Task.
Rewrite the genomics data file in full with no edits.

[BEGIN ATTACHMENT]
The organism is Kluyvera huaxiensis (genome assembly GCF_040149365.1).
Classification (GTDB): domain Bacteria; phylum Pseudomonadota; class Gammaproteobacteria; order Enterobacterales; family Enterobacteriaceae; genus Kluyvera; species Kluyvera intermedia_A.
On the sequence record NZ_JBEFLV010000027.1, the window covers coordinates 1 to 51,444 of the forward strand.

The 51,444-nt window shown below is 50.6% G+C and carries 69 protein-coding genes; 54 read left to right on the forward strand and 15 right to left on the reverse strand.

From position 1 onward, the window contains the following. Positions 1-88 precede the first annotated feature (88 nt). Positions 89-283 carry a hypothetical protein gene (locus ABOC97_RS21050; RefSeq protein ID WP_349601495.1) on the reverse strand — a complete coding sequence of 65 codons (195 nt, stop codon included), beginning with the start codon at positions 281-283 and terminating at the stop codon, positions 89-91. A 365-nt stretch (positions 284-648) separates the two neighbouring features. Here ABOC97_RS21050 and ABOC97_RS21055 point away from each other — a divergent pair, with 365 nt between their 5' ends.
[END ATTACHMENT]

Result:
The organism is Kluyvera huaxiensis (genome assembly GCF_040149365.1).
Classification (GTDB): domain Bacteria; phylum Pseudomonadota; class Gammaproteobacteria; order Enterobacterales; family Enterobacteriaceae; genus Kluyvera; species Kluyvera intermedia_A.
On the sequence record NZ_JBEFLV010000027.1, the window covers coordinates 1 to 51,444 of the forward strand.

The 51,444-nt window shown below is 50.6% G+C and carries 69 protein-coding genes; 54 read left to right on the forward strand and 15 right to left on the reverse strand.

From position 1 onward, the window contains the following. Positions 1-88 precede the first annotated feature (88 nt). Positions 89-283 carry a hypothetical protein gene (locus ABOC97_RS21050; RefSeq protein ID WP_349601495.1) on the reverse strand — a complete coding sequence of 65 codons (195 nt, stop codon included), beginning with the start codon at positions 281-283 and terminating at the stop codon, positions 89-91. A 365-nt stretch (positions 284-648) separates the two neighbouring features. Here ABOC97_RS21050 and ABOC97_RS21055 point away from each other — a divergent pair, with 365 nt between their 5' ends.